It’s time for the truth, Mr. Harper
By Davie Wong, Contributor
With the federal election looming, all eyes are on the current and long-time Prime Minister of Canada, Stephen Harper. However, the attention that Harper is receiving is hardly positive.
In July 2014, former Conservative senator Mike Duffy was charged with 31 offences including fraud, breach of trust, and bribery. At the centre of the scandal were none other than the Prime Minister himself and his former right-hand man, former chief of staff Nigel Wright.
The whole scandal erupted in 2013, when it became public knowledge that Duffy had falsely claimed over $90,000 in expenses. Later that year, it was also revealed that Wright allegedly wrote a cheque of $90,000 to cover for Duffy. Shortly after the allegations, Wright stepped down from his position, and Harper denied ever knowing of a cheque.
The real question? Was Harper lying? Did he actually know about the $90,000 cheque? Earlier this month, Wright was called upon to testify in court for the trial of Duffy. It was revealed through several emails that Harper was aware of a plan to have Duffy pay back the original amount of $32,000 and apologize. However, it would appear that he was not informed of the full extent of the plan, which was to cover the original amount secretly using Conservative Party funding, as long as it seemed like Duffy himself was repaying the money and admitted to the mistakes in claiming of expenses.
Nevertheless, the plan seemingly fell through when it was revealed that the amount was over $90,000. When questioned in court about why he still went through with the plan, even though the grounds had changed, Wright only had this to say: “[I had] an obligation to fulfill my end of the arrangement [with Duffy].” He also claimed that Harper had no knowledge that he was still following through with the plan, albeit out of his own pocket.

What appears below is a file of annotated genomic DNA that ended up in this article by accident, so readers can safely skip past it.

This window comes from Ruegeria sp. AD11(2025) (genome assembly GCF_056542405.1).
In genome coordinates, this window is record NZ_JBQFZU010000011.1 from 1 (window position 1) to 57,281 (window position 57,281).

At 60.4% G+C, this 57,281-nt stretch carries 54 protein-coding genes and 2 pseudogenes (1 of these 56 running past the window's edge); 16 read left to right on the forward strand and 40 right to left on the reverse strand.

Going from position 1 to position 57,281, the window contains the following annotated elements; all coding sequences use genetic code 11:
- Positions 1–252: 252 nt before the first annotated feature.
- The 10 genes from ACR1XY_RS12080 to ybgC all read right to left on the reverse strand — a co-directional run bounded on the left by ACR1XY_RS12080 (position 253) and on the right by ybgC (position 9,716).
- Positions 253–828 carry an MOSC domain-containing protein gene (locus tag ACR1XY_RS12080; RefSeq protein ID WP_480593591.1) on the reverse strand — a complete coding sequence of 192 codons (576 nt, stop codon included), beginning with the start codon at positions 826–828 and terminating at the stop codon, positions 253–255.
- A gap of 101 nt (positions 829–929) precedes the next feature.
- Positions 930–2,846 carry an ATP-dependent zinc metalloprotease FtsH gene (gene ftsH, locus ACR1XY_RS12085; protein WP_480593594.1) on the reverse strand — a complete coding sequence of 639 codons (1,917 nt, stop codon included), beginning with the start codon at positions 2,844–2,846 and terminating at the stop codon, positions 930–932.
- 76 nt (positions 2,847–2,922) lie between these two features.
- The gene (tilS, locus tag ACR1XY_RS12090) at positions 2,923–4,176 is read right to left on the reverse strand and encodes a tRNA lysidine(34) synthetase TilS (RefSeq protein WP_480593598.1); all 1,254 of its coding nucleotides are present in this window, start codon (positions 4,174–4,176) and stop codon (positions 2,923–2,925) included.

So did Wright lie to Harper to protect Duffy? In his recent court statement Wright said, “I don’t think I lied to the Prime Minister… I just felt it wasn’t on my list of things I needed to check with him.”
A payment of even the original amount of $32,000, made secretly through the Conservative Party, should have at least been clarified with the head of the party or other major members of the party. So how could it be that no one else knew, not even Harper, the leader of the party?
Wright claims he acted alone. He claims that not even Ray Novak, the man who succeeded him, knew about the cheque, even though there was undisputable evidence that they were both in a conference call when the cheque was discussed. There was also an email sent to Novak by Wright confirming that he would be sending a cheque.
But who could he be protecting by lying about the cheque? Is it Duffy, the accused? Or is it his successor, Novak? All fingers point to a greater figure in the background.
In recent polling, it has been proven that Harper has already lost the faith of the people. Many no longer believe his vague promises of economic regrowth. Now with this scandal, many just want the truth. Just tell us the truth, Mr. Harper. No more lies, no more running. Give Canadians what we deserve as citizens and as human beings. Tell us the truth, Mr. Harper.